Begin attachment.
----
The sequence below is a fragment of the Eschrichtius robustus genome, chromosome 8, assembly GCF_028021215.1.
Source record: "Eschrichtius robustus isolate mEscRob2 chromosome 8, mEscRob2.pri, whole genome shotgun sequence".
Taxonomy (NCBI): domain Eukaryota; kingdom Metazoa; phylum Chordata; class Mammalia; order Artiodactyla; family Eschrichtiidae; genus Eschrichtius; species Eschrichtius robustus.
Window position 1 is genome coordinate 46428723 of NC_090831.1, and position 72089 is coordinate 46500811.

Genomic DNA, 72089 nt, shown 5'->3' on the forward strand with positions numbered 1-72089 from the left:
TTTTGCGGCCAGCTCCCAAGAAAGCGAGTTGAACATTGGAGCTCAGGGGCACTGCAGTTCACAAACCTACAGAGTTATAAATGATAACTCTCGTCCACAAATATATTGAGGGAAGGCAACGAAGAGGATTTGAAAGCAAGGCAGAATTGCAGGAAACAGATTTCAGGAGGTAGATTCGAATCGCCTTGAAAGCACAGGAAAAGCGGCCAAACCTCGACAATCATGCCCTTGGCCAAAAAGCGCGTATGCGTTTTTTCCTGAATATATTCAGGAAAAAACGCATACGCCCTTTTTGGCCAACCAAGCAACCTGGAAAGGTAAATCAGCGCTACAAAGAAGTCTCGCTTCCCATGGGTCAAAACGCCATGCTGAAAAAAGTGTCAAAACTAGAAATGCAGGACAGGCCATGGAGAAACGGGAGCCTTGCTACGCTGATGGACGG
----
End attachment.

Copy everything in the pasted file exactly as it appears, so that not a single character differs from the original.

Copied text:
The sequence below is a fragment of the Eschrichtius robustus genome, chromosome 8, assembly GCF_028021215.1.
Source record: "Eschrichtius robustus isolate mEscRob2 chromosome 8, mEscRob2.pri, whole genome shotgun sequence".
Taxonomy (NCBI): domain Eukaryota; kingdom Metazoa; phylum Chordata; class Mammalia; order Artiodactyla; family Eschrichtiidae; genus Eschrichtius; species Eschrichtius robustus.
Window position 1 is genome coordinate 46428723 of NC_090831.1, and position 72089 is coordinate 46500811.

Genomic DNA, 72089 nt, shown 5'->3' on the forward strand with positions numbered 1-72089 from the left:
TTTTGCGGCCAGCTCCCAAGAAAGCGAGTTGAACATTGGAGCTCAGGGGCACTGCAGTTCACAAACCTACAGAGTTATAAATGATAACTCTCGTCCACAAATATATTGAGGGAAGGCAACGAAGAGGATTTGAAAGCAAGGCAGAATTGCAGGAAACAGATTTCAGGAGGTAGATTCGAATCGCCTTGAAAGCACAGGAAAAGCGGCCAAACCTCGACAATCATGCCCTTGGCCAAAAAGCGCGTATGCGTTTTTTCCTGAATATATTCAGGAAAAAACGCATACGCCCTTTTTGGCCAACCAAGCAACCTGGAAAGGTAAATCAGCGCTACAAAGAAGTCTCGCTTCCCATGGGTCAAAACGCCATGCTGAAAAAAGTGTCAAAACTAGAAATGCAGGACAGGCCATGGAGAAACGGGAGCCTTGCTACGCTGATGGACGG